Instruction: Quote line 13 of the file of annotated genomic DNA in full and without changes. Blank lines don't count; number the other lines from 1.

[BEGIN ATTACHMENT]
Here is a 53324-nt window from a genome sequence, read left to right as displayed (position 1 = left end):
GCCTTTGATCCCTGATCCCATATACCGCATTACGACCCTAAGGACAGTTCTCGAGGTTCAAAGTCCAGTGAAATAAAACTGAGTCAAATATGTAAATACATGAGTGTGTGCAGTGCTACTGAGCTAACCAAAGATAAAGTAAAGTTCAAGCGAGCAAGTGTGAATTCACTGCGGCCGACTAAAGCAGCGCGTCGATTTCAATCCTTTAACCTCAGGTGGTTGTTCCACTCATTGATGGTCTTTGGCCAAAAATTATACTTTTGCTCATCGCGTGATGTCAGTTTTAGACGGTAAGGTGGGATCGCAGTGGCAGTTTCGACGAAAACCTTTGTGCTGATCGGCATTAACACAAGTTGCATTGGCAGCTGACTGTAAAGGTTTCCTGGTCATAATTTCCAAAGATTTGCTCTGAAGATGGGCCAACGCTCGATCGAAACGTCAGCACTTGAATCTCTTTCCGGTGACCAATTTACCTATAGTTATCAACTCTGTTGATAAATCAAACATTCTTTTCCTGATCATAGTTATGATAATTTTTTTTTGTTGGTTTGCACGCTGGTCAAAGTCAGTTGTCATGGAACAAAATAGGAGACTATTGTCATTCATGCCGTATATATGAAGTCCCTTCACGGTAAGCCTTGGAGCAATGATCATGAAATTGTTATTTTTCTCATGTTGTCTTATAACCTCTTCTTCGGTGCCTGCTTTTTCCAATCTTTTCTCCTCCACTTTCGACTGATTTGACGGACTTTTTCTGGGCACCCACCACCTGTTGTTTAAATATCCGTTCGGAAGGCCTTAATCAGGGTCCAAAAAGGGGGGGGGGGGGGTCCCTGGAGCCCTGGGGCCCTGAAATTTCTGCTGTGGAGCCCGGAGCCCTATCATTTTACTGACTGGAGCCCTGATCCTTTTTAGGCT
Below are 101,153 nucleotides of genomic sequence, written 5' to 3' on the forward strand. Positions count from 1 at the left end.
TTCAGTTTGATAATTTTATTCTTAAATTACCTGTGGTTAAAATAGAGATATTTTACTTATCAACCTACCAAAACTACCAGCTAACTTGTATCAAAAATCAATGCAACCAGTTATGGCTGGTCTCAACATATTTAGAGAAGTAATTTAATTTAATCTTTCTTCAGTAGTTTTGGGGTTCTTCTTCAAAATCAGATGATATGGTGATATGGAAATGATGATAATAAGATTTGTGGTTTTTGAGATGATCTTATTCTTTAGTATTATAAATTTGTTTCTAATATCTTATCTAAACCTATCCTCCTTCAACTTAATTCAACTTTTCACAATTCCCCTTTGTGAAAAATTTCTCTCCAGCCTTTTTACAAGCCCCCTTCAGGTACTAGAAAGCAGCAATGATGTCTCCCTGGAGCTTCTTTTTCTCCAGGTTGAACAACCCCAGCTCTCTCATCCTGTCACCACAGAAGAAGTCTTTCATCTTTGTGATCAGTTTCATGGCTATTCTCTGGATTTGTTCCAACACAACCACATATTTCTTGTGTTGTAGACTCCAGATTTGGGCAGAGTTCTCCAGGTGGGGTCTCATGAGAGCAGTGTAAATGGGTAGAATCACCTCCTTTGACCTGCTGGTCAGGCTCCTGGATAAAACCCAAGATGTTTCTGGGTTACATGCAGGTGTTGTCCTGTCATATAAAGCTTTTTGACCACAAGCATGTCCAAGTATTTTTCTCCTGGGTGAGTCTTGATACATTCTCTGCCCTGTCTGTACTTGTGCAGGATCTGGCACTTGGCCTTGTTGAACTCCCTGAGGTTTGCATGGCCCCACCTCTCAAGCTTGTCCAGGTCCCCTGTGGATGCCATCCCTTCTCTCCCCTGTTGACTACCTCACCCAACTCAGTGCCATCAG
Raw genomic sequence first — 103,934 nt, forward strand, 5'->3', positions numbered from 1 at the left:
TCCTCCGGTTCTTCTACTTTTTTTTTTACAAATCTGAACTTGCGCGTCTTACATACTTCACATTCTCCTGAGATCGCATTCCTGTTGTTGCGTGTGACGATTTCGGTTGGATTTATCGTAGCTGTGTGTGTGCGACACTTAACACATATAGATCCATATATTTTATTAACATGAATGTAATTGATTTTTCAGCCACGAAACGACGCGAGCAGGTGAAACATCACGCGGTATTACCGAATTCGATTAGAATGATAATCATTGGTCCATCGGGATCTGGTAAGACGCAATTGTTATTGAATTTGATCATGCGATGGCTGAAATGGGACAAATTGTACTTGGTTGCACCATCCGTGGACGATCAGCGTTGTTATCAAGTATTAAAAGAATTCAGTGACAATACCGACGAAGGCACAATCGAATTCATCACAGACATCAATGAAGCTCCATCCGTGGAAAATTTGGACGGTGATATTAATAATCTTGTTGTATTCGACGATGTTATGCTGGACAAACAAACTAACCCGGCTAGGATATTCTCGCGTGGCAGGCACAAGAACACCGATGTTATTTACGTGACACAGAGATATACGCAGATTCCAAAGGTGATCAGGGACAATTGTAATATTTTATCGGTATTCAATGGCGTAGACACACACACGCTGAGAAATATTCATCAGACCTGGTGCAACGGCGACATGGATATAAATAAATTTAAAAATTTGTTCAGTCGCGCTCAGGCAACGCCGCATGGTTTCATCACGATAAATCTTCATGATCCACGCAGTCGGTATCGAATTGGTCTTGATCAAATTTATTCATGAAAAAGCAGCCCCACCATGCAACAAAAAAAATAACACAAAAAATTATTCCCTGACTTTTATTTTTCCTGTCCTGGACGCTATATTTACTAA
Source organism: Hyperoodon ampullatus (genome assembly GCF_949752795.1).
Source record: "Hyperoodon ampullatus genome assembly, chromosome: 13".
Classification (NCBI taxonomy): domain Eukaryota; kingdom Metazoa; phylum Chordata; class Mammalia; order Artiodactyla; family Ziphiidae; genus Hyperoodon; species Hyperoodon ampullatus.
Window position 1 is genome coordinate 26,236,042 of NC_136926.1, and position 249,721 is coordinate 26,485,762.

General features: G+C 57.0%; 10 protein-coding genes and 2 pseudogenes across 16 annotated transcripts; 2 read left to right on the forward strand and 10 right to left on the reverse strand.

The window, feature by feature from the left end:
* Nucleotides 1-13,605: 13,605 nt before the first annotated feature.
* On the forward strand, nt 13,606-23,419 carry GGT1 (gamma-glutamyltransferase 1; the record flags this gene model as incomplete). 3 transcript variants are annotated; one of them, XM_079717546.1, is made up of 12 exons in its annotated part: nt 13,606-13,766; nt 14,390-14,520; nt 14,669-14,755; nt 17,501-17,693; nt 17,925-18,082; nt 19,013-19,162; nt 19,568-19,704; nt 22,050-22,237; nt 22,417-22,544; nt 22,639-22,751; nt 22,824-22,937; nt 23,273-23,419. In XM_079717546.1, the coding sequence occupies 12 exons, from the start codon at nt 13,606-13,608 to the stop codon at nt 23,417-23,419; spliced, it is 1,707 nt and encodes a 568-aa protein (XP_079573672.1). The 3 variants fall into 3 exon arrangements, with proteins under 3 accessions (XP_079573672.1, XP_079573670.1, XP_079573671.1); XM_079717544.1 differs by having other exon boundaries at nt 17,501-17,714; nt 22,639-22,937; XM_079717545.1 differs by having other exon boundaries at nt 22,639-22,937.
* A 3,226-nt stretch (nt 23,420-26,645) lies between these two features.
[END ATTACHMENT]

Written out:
* Nucleotides 1-13,605: 13,605 nt before the first annotated feature.